Report on Ulawun (Papua New Guinea) — February 2006

Bulletin of the Global Volcanism Network, vol. 31, no. 2 (February 2006)
Managing Editor: Richard Wunderman.

Ulawun (Papua New Guinea) Ash emission on 1 March, more than four months after last eruption

Please cite this report as:

Global Volcanism Program, 2006. Report on Ulawun (Papua New Guinea). In: Wunderman, R (ed.), Bulletin of the Global Volcanism Network, 31:2. Smithsonian Institution. http://dx.doi.org/10.5479/si.GVP.BGVN200602-252120.

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Ulawun

Papua New Guinea

5.05°S, 151.33°E; summit elev. 2334 m

All times are local (unless otherwise noted)


Ulawun remained relatively quiet from mid-September 2005, the date of our last report (BGVN 30:09), until 1-2 March 2006 when strong, forcefully expelled "gray-blue emissions" were observed from the main crater. There may also have been incandescence at the base of the plumes. There were no emissions from the NW vent. Small, felt earthquakes occurred and the sound of roaring was heard by nearby villagers. According to the Darwin VAAC, RVO reported that ash reached ~ 3 km (10,000 ft) altitude on 1 March. However, ash was not visible on satellite imagery.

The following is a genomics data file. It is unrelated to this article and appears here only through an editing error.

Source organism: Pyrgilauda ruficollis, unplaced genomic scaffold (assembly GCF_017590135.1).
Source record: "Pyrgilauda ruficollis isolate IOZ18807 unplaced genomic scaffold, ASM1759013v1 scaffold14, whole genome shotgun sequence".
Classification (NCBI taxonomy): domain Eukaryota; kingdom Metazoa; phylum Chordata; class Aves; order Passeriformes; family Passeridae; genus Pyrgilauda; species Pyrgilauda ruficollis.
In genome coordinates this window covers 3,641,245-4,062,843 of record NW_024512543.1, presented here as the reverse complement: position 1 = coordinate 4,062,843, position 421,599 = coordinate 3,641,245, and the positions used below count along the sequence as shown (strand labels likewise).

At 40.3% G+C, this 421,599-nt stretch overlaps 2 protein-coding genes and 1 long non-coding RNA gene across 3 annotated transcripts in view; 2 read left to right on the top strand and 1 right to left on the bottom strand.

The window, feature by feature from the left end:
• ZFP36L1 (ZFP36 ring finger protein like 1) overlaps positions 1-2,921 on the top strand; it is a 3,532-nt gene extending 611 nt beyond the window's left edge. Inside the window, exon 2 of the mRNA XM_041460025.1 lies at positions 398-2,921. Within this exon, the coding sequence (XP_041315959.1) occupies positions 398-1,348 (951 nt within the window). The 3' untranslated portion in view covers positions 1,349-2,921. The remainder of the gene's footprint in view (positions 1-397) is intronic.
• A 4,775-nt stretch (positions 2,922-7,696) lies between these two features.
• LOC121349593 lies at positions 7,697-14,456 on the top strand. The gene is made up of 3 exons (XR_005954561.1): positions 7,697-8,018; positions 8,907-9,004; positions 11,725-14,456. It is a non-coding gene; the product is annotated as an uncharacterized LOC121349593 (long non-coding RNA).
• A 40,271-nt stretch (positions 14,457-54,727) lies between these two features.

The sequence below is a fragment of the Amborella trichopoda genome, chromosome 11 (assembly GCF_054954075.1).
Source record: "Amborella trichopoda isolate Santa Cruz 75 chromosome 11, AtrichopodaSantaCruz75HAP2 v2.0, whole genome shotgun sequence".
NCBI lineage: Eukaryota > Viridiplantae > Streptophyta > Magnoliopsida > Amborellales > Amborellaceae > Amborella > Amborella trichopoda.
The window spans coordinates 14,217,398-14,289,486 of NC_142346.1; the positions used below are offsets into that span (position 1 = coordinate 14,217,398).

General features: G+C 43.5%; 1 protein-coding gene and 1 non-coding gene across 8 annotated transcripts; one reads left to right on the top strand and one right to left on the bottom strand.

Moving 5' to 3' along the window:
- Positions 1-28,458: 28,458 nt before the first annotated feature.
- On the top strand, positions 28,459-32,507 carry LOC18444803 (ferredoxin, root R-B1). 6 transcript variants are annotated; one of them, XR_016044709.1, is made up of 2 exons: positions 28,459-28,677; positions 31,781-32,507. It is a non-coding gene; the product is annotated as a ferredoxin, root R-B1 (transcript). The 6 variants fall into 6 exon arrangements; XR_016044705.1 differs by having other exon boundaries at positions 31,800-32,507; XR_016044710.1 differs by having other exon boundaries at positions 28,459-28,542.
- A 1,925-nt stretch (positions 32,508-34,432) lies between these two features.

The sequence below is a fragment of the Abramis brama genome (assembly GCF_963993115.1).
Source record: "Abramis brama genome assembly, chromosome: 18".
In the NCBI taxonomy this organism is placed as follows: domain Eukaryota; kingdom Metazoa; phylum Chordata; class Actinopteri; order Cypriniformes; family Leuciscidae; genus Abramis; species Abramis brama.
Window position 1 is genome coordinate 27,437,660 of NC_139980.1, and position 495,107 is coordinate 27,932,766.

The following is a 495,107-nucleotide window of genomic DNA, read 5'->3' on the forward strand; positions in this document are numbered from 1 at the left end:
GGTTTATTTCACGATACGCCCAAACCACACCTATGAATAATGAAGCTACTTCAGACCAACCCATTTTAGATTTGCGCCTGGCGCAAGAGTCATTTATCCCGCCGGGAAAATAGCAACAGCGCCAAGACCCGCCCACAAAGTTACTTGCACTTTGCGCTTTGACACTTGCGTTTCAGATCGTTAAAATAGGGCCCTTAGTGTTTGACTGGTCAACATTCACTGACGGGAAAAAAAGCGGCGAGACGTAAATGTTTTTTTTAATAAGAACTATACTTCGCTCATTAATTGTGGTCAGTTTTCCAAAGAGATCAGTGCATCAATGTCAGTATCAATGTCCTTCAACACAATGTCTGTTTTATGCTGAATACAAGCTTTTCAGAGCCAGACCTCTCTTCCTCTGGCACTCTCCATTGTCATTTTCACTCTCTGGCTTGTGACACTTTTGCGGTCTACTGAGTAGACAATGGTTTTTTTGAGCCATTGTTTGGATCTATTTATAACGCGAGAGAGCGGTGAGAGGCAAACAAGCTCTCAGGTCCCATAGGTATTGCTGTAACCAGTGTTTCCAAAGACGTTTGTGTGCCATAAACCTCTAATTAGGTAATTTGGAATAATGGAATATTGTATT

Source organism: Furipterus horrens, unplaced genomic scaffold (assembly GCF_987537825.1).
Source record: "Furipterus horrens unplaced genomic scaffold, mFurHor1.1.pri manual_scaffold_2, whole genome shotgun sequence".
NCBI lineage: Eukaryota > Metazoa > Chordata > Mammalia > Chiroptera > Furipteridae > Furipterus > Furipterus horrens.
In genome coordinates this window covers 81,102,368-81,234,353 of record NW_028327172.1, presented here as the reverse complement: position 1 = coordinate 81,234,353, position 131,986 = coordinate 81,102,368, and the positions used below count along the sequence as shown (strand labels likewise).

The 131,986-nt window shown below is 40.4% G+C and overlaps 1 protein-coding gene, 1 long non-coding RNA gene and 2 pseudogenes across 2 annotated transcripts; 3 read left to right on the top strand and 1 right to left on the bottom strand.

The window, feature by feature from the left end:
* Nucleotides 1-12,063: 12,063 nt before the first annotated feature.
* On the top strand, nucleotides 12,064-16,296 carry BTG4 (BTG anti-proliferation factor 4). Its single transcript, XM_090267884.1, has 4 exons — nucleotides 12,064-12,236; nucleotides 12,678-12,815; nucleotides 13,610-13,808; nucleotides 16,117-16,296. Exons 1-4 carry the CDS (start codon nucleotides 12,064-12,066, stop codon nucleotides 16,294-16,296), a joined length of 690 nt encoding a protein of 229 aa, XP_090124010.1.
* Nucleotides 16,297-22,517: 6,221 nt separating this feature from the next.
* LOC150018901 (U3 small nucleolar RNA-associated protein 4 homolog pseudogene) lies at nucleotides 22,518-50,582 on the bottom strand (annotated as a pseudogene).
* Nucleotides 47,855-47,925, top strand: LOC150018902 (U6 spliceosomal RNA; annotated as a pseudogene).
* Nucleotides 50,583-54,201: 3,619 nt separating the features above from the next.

Geologic Background. The symmetrical basaltic-to-andesitic Ulawun stratovolcano is the highest volcano of the Bismarck arc, and one of Papua New Guinea's most frequently active. The volcano, also known as the Father, rises above the north coast of the island of New Britain across a low saddle NE of Bamus volcano, the South Son. The upper 1000 m is unvegetated. A prominent E-W-trending escarpment on the south may be the result of large-scale slumping. Satellitic cones occupy the NW and E flanks. A steep-walled valley cuts the NW side, and a flank lava-flow complex lies to the south of this valley. Historical eruptions date back to the beginning of the 18th century. Twentieth-century eruptions were mildly explosive until 1967, but after 1970 several larger eruptions produced lava flows and basaltic pyroclastic flows, greatly modifying the summit crater.

Information Contacts: Ima Itikarai, Rabaul Volcano Observatory (RVO), P.O. Box 386, Rabaul, Papua New Guinea; Andrew Tupper, Darwin Volcanic Ash Advisory Centre (VAAC), Bureau of Meteorology, Northern Territory Regional Office, PO Box 40050, Casuarina, Northern Territory 0811, Australia (URL: http://www.bom.gov.au/info/vaac/).